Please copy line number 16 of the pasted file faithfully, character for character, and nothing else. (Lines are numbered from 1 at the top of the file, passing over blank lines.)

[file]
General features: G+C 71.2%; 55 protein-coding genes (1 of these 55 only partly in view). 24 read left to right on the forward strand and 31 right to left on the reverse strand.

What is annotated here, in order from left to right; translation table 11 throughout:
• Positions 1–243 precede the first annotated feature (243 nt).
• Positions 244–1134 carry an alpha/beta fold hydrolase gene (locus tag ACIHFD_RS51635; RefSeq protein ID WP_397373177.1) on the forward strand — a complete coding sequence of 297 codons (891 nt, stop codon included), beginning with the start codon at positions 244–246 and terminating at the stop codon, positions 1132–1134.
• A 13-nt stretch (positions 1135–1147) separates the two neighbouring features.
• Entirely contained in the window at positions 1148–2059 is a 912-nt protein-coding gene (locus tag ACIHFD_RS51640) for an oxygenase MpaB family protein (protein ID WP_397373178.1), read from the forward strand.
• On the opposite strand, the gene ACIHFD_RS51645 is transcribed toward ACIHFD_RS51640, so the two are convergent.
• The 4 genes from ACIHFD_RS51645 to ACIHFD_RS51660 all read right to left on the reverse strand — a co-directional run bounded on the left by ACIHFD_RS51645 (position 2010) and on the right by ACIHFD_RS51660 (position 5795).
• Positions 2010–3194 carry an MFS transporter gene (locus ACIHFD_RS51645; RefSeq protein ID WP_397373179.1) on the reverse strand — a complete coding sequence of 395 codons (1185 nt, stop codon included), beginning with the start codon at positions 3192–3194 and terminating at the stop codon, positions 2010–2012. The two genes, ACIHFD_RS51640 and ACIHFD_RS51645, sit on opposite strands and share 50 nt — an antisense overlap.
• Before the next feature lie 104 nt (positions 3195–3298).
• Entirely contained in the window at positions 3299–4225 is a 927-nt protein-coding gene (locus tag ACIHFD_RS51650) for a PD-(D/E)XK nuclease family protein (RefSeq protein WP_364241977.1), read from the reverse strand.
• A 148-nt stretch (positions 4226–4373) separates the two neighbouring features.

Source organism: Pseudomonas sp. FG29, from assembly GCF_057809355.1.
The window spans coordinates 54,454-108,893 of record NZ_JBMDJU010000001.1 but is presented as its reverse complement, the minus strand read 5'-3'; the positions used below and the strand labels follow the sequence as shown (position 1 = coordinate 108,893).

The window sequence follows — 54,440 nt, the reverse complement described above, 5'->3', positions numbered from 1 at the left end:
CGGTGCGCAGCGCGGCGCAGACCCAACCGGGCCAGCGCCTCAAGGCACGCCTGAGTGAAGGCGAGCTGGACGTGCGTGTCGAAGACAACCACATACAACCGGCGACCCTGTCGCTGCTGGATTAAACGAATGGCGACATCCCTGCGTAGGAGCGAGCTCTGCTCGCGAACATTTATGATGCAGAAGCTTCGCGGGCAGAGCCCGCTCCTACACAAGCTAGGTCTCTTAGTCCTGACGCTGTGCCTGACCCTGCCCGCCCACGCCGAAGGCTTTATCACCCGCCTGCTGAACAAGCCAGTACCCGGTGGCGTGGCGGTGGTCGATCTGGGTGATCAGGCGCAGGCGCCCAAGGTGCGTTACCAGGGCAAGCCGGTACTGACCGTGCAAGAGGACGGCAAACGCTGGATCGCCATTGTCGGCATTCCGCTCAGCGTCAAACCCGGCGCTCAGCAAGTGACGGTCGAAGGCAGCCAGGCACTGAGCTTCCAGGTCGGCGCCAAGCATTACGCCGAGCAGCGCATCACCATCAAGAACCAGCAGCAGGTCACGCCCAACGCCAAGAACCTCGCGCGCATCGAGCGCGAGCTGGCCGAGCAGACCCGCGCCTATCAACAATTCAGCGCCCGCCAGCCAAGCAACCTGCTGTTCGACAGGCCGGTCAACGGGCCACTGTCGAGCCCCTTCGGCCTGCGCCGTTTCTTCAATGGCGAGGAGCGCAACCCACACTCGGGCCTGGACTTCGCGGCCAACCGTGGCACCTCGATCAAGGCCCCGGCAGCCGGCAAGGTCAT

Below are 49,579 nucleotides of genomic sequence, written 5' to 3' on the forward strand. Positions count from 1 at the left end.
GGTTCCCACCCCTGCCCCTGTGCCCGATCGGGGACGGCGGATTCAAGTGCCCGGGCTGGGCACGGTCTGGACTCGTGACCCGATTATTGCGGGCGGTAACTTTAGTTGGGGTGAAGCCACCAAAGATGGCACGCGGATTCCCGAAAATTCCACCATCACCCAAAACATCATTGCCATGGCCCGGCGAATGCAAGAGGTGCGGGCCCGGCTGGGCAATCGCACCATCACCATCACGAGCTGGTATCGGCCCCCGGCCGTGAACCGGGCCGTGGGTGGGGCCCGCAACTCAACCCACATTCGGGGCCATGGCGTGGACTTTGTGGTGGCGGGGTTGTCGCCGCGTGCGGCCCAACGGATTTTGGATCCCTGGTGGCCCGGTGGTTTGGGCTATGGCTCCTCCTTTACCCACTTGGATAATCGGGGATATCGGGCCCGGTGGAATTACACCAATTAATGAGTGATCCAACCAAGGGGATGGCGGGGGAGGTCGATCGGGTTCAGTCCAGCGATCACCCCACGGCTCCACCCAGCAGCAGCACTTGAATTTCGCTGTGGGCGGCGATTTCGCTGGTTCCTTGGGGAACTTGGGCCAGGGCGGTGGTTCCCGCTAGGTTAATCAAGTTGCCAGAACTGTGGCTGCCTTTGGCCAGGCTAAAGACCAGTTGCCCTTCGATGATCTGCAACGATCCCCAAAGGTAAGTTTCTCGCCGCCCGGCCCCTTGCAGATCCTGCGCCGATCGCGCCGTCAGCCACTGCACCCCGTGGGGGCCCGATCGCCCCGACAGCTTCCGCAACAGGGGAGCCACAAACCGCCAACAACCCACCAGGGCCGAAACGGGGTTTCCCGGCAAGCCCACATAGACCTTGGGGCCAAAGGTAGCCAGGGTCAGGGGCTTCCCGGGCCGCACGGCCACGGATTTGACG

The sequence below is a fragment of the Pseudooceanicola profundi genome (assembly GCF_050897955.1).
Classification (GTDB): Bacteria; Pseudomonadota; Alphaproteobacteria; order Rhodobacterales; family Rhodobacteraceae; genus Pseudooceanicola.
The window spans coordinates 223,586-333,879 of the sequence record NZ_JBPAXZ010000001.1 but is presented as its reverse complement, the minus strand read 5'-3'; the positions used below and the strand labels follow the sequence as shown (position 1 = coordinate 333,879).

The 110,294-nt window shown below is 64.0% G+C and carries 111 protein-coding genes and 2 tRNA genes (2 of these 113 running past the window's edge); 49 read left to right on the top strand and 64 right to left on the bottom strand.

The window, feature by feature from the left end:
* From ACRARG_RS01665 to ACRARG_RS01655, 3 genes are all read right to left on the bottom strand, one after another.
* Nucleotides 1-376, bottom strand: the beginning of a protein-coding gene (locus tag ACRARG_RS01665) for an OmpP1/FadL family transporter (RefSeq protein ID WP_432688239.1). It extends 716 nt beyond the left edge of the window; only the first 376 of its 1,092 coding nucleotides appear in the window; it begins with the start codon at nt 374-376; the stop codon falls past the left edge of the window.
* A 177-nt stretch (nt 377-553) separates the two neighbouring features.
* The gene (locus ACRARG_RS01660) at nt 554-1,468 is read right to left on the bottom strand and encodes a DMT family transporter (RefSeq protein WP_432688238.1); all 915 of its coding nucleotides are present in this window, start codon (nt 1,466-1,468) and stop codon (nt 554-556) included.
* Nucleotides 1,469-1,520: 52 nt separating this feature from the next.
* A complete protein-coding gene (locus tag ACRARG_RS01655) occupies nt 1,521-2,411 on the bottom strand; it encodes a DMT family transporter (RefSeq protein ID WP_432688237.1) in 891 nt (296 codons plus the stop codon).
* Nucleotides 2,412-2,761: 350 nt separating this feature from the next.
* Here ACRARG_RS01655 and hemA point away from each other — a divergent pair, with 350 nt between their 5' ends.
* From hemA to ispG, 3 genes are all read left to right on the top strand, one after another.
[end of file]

CGGTGCGCAGCGCGGCGCAGACCCAACCGGGCCAGCGCCTCAAGGCACGCCTGAGTGAAGGCGAGCTGGACGTGCGTGTCGAAGACAACCACATACAACCGGCGACCCTGTCGCTGCTGGATTAAACGAATGGCGACATCCCTGCGTAGGAGCGAGCTCTGCTCGCGAACATTTATGATGCAGAAGCTTCGCGGGCAGAGCCCGCTCCTACACAAGCTAGGTCTCTTAGTCCTGACGCTGTGCCTGACCCTGCCCGCCCACGCCGAAGGCTTTATCACCCGCCTGCTGAACAAGCCAGTACCCGGTGGCGTGGCGGTGGTCGATCTGGGTGATCAGGCGCAGGCGCCCAAGGTGCGTTACCAGGGCAAGCCGGTACTGACCGTGCAAGAGGACGGCAAACGCTGGATCGCCATTGTCGGCATTCCGCTCAGCGTCAAACCCGGCGCTCAGCAAGTGACGGTCGAAGGCAGCCAGGCACTGAGCTTCCAGGTCGGCGCCAAGCATTACGCCGAGCAGCGCATCACCATCAAGAACCAGCAGCAGGTCACGCCCAACGCCAAGAACCTCGCGCGCATCGAGCGCGAGCTGGCCGAGCAGACCCGCGCCTATCAACAATTCAGCGCCCGCCAGCCAAGCAACCTGCTGTTCGACAGGCCGGTCAACGGGCCACTGTCGAGCCCCTTCGGCCTGCGCCGTTTCTTCAATGGCGAGGAGCGCAACCCACACTCGGGCCTGGACTTCGCGGCCAACCGTGGCACCTCGATCAAGGCCCCGGCAGCCGGCAAGGTCAT